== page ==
Undergraduate Research

Department Chair: Alan West, 801 Mudd, 212-854-4453


Research in this laboratory will involve experimental studies in protein engineering. Molecular biology tools and techniques will be used including genetic engineering, electrophoresis, chromatography, and assay development. Academic credit and work study are available. Students should be prepared to commit at least 8 hours per week in exchange for academic credit.

Contact: Professor Scott Banta,, 820 Mudd, 212-854-7531


  • engineering of protein molecules using recombinant DNA technology

  • protein purification and protein analysis

  • mathematical modeling of metabolic networks


These projects all involve experimental studies and require at least 6 hours per week commitment. Opportunities are available to study new/unique synthetic materials, mainly macromolecular (i.e., polymeric), for potential applications as advanced coatings, sensors, and thin films. Other projects address characterizing materials used in drug manufacture, packaging, and delivery. Participants learn experimental methods and are responsible for systematic application of the methods, data reduction, and reporting of results. Projects can be undertaken for academic credit or may involve sponsored internships.

Projects are available to exploit computing skills for materials research, teaching, or Internet applications. Participants normally enroll for academic credit, but work study and internships may be available. Familiarity with Windows- and/or UNIX-based operating systems is necessary, and depending on the project, knowledge of computing languages/software packages (e.g., Fortran, C, Mathcad, IDL) and/or Web-development tools (e.g., html) is also necessary.

Contact: Professor Chris Durning,, 801 Mudd, 212-854-8161

  • advanced materials research: behavior of macromolecules in solution; adsorption and self-assembly of macromolecules and nanoparticles; characterization of materials for pharmaceutical applications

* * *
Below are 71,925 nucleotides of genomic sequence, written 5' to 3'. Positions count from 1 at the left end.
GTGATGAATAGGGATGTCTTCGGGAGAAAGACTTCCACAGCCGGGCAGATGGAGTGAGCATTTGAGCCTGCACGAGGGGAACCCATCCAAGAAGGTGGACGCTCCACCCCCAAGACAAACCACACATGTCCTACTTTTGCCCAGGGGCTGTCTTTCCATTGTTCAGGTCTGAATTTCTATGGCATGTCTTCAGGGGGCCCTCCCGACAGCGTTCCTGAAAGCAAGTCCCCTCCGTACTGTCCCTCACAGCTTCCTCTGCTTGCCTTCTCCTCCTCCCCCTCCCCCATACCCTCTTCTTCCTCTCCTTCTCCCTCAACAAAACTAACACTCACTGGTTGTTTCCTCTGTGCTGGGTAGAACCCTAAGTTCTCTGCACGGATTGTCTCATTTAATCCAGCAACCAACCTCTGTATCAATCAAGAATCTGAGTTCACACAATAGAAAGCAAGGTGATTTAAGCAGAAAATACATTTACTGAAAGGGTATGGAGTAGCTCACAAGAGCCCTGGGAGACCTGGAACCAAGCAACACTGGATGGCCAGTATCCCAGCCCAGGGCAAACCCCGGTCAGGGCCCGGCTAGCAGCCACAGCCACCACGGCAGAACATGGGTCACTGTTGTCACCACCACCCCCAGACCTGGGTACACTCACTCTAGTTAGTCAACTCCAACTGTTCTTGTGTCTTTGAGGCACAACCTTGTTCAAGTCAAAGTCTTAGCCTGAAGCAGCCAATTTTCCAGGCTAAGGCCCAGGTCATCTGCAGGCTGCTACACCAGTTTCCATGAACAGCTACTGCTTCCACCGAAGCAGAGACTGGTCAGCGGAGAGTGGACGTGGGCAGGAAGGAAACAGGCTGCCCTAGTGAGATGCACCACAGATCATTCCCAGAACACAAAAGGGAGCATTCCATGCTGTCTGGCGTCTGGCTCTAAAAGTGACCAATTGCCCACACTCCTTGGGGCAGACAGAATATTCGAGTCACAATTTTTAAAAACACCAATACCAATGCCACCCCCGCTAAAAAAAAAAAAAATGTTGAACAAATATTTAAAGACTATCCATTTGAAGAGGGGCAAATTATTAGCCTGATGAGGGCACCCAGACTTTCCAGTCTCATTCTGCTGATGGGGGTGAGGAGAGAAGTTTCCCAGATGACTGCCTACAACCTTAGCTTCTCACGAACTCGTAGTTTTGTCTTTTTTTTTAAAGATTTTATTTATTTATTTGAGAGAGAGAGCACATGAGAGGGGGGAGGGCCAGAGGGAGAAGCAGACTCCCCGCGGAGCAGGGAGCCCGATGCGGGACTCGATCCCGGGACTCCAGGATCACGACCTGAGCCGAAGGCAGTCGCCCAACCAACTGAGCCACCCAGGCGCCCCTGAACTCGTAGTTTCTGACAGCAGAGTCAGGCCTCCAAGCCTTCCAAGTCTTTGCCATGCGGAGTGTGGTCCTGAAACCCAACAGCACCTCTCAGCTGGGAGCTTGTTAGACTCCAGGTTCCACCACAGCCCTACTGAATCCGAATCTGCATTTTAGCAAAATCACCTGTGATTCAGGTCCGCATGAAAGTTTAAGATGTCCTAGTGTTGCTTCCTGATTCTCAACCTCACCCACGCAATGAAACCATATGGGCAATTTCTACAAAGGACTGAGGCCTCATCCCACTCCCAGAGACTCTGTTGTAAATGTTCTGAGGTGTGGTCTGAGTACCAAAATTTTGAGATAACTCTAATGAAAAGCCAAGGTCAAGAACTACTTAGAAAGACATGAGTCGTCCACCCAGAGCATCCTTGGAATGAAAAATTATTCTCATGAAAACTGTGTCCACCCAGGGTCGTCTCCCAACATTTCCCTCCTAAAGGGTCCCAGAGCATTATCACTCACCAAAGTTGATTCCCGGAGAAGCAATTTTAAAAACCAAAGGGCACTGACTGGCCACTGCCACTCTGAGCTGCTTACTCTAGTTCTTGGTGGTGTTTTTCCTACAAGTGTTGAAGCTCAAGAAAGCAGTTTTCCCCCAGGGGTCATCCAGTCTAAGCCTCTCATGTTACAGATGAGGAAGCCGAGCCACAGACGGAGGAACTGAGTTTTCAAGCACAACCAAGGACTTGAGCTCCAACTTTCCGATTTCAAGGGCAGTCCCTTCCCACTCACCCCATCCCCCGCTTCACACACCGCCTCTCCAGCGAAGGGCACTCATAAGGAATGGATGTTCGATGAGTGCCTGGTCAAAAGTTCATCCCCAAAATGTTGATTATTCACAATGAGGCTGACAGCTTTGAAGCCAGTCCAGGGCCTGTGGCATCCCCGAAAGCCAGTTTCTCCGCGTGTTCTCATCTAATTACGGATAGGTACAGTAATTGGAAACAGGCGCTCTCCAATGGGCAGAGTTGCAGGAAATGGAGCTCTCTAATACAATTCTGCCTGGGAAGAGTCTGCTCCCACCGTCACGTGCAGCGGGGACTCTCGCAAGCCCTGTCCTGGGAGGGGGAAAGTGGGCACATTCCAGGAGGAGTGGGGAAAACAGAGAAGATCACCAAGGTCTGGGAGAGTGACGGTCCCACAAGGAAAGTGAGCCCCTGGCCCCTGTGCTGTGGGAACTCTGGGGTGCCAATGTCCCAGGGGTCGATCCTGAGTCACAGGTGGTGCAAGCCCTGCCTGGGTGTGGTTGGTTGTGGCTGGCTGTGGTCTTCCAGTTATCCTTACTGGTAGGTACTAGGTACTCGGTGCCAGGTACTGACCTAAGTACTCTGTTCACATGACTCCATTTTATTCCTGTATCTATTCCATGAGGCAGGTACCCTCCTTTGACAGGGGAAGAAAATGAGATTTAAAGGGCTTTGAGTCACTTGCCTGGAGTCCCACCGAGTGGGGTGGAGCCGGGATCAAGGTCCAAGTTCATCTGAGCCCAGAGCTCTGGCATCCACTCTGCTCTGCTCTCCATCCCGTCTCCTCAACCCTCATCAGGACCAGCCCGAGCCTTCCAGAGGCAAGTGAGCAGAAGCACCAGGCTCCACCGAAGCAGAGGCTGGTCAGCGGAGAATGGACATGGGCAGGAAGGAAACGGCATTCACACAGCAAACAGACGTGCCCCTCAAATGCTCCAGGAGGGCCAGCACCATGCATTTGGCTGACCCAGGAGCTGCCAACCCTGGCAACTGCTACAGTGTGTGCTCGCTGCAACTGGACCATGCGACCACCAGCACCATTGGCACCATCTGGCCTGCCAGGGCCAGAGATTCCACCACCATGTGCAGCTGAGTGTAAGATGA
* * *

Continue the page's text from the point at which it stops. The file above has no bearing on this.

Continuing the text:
• computing: computer simulation of molecular systems; data analysis; software development; Web page development


These activities include experimental laboratory work such as polymer synthesis, analysis of soft material surfaces and properties, construction of novel instrumentation for characterizing polymeric materials, as well as some theoretical calculations of polymer properties. Students should be prepared to commit 6–8 hours per week to attain academic credit.

Contact: Professor Jeff Koberstein,, 801 Mudd, 212-854-3120


  • chemical patterning of polymer surfaces

  • decoration of biomaterial surfaces with cell adhesion ligands

  • gas separation membranes prepared from silicon oxides

  • polymeric surfactants for supercritical carbon dioxide


The laboratory can host three undergraduate students at most at any one time; students seeking long-term associations are preferred. The first opportunity involves both experimental and modeling work associated with the development of a blood-processing device (artificial kidney). The second opportunity involves use of computational flow modeling (CFM) to simulate cell capture in a system designed to recover fetal cells from maternal tissue. It carries the possibility of a summer internship with a collaborating California company. Any academic credit and/or wages are normally available only after a probationary period that may be as long as an academic year. The weekly time commitment will be at least 10 hours. Previous employment, not necessarily professional, is desirable. Students must have a GPA of 3.3 or higher.

Contact: Professor Edward Leonard,, 801 Mudd, 212-854-4448; laboratory: 1033 Mudd (212-854-3007);

  • study of transport phenomena in microfluidic flow of blood

  • modeling and simulation of cell capture in microfluidic arrays


Activities will entail a weekly time commitment of 4 hours or more. Both academic credit and remunerative positions available. Term-time and summer positions available.

Contact: Professor Ben O’Shaughnessy,, 1006 Mudd, 212-854-3203


  • biology of the cell and applications: fusion and crossing of cell membrane barriers; viral defense and drug delivery strategies; cell healing; intracellular trafficking; the immune system; evolution

  • computer projects: developing interactive Web-based learning interfaces; JavaScript modules for dynamic graphic visualization; Web site development


This opportunity involves primarily experimental work in support of doctoral research projects. The work will provide exposure to basic electrochemical experiments and may involve some optical and electronic microscopy. Some opportunities may exist for enhancing the group’s software infrastructure. Students should be prepared to commit approximately 6–8 hours per week in exchange for academic credit ( CHEN E3900: Undergraduate research project). Work-study opportunities may exist.

Contact: Professor Alan West,, 801 Mudd, 212-854-4453

  • electrochemistry, with applications in fuel cells, corrosion or metallization of electronic, magnetical, or mechanical devices

500 W. 120th St., Mudd 801, New York, NY 10027    212-854-4453                 
©2018 Columbia University